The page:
ECMAScript arrays are ordered lists of data and they can hold any type of data in each slot.
You can create an array that has a string in the first position, a number in the second, an object in the third, and so on.
ECMAScript arrays are dynamically sized and can automatically grow to accommodate any new added data.
Arrays can be created in two basic ways. The first is to use the Array constructor:
var colors = new Array();
You can pass the count into the constructor to set the length property.
var colors = new Array(20);
The Array constructor can also be passed items that should be included in the array.
var colors = new Array("red", "blue", "green");
An array can be created with a single value by passing it into the constructor.
var colors = new Array(3); //create an array with three items var names = new Array("red"); //create an array with one item, the string "red"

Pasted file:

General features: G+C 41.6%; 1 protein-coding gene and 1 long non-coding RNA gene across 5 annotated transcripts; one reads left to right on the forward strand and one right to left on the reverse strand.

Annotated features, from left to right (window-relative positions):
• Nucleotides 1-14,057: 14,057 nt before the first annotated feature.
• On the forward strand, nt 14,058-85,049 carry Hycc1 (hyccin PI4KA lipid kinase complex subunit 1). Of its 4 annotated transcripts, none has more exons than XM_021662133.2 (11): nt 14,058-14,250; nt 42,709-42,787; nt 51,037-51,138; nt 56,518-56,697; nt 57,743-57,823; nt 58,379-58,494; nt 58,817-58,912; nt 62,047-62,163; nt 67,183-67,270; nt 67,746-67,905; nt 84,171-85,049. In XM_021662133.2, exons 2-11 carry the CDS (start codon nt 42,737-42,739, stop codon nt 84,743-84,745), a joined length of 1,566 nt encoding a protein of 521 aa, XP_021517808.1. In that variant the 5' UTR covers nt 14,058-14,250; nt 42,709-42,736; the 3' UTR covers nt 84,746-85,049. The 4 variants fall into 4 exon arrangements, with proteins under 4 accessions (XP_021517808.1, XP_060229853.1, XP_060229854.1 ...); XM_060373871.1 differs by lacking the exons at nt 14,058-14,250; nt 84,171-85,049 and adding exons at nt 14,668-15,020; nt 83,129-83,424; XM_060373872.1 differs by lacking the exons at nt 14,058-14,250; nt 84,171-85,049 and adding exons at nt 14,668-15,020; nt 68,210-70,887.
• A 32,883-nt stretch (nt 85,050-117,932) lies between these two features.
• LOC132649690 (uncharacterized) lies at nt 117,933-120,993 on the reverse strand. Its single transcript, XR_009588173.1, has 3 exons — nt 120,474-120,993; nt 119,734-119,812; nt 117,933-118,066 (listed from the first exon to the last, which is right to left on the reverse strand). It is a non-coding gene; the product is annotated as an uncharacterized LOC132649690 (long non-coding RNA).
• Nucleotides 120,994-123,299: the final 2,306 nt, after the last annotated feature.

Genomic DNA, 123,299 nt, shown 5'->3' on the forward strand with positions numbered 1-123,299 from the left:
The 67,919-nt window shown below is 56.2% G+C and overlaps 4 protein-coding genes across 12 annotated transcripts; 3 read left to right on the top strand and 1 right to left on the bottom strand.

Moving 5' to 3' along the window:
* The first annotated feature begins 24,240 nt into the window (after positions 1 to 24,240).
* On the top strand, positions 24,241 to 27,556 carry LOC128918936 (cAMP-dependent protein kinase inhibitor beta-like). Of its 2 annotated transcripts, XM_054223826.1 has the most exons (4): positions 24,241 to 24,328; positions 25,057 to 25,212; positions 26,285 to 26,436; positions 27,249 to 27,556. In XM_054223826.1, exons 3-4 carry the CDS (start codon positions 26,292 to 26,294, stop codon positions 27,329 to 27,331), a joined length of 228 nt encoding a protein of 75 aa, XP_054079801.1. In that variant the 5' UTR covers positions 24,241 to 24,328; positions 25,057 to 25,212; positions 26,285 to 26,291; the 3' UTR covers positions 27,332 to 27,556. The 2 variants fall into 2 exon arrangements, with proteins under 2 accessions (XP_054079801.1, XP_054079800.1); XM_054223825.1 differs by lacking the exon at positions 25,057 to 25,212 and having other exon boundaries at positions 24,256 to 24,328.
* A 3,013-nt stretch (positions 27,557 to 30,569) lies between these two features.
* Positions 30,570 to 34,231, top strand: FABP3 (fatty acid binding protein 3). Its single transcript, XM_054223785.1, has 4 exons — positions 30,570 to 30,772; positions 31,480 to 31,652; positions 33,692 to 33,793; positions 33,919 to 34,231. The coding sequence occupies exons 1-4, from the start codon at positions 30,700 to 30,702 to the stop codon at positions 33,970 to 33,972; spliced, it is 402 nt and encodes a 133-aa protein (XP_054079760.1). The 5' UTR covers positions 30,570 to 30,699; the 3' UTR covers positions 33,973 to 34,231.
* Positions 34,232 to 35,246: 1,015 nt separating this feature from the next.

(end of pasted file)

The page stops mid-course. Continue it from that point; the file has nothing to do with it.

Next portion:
It's possible to omit the new operator when using the Array constructor.
var colors = Array(3); //create an array with three items var names = Array("red"); //create an array with one item, the string "red"
The second way to create an array is by using array literal notation.
var colors = ["red", "blue", "green"]; //creates an array with three strings var names = ; //creates an empty array
In this code, the first line creates an array with three string values.
The second line creates an empty array by using empty square brackets.
To get and set array values, you use square brackets and provide the zero-based numeric index of the value:
var colors = ["red", "blue", "green"];//define an array of strings console.log(colors); //display the first item colors = "black"; //change the third item colors = "brown"; //add a fourth item
You can append element to an array using index as with colors in this example.
The array length is automatically expanded to be that index plus 1.